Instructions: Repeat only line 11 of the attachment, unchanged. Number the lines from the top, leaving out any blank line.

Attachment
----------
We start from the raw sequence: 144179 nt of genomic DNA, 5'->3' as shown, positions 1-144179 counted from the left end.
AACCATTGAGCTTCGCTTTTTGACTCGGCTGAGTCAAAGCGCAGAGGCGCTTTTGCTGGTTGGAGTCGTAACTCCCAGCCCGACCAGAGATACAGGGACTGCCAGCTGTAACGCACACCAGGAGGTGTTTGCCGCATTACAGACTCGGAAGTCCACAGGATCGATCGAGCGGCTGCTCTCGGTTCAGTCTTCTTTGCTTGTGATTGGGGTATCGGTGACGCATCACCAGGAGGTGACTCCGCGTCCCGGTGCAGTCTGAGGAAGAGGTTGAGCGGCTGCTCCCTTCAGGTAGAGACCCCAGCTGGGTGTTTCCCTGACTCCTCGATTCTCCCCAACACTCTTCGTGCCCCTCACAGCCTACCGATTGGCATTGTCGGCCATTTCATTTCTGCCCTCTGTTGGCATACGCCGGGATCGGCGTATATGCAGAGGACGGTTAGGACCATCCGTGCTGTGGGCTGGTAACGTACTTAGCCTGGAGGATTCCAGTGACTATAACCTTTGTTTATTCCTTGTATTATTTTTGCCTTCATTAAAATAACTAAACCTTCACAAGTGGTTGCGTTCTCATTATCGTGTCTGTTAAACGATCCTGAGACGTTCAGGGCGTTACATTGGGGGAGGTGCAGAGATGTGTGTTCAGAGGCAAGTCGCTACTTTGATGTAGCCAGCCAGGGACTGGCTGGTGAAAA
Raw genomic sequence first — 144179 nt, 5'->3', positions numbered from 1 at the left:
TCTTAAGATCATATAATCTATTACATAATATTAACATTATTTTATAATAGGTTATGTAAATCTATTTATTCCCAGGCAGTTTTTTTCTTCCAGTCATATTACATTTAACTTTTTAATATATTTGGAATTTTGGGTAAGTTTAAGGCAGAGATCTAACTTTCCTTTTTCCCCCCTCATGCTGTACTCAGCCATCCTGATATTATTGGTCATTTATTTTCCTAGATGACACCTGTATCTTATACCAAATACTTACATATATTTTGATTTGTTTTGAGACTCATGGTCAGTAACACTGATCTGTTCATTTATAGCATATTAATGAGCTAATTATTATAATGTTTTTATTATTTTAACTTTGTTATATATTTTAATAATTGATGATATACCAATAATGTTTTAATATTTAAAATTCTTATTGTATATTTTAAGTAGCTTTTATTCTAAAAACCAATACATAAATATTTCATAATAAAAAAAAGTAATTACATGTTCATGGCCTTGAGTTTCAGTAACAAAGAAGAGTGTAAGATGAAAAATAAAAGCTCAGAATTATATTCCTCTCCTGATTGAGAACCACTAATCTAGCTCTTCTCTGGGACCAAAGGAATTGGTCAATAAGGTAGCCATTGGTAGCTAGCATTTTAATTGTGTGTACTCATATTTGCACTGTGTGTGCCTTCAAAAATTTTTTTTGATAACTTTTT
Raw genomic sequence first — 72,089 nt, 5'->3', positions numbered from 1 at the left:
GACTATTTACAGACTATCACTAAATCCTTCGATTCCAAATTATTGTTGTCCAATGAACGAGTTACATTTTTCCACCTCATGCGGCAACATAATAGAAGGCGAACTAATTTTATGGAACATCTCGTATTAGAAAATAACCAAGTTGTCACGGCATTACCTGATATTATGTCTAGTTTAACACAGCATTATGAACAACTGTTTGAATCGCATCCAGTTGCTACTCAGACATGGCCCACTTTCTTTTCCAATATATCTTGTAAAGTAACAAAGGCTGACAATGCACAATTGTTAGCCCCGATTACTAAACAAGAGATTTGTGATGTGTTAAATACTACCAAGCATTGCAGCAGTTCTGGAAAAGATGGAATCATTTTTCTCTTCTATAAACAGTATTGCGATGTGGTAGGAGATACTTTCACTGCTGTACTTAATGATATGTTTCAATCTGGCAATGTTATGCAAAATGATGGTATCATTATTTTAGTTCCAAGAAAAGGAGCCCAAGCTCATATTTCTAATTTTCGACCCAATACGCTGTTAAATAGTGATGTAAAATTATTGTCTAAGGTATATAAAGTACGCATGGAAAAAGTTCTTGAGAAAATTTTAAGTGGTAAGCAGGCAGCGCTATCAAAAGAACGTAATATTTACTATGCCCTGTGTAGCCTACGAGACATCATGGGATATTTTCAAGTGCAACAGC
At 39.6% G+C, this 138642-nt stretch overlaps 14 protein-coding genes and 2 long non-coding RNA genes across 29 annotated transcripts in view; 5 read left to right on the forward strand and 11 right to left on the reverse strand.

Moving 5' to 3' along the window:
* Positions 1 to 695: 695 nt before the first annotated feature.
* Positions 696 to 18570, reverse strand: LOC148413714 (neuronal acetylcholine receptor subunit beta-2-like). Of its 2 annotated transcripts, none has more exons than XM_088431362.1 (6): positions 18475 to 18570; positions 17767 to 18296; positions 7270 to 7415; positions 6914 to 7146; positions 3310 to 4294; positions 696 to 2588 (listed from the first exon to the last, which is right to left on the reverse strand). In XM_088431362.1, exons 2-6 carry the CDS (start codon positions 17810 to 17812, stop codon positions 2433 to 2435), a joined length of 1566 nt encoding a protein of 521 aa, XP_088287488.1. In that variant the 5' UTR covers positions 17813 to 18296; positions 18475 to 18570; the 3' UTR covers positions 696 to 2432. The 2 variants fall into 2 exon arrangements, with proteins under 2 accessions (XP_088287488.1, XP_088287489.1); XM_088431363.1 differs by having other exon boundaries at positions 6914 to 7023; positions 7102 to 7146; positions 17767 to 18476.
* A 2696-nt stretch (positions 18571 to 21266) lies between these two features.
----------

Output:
* A 2696-nt stretch (positions 18571 to 21266) lies between these two features.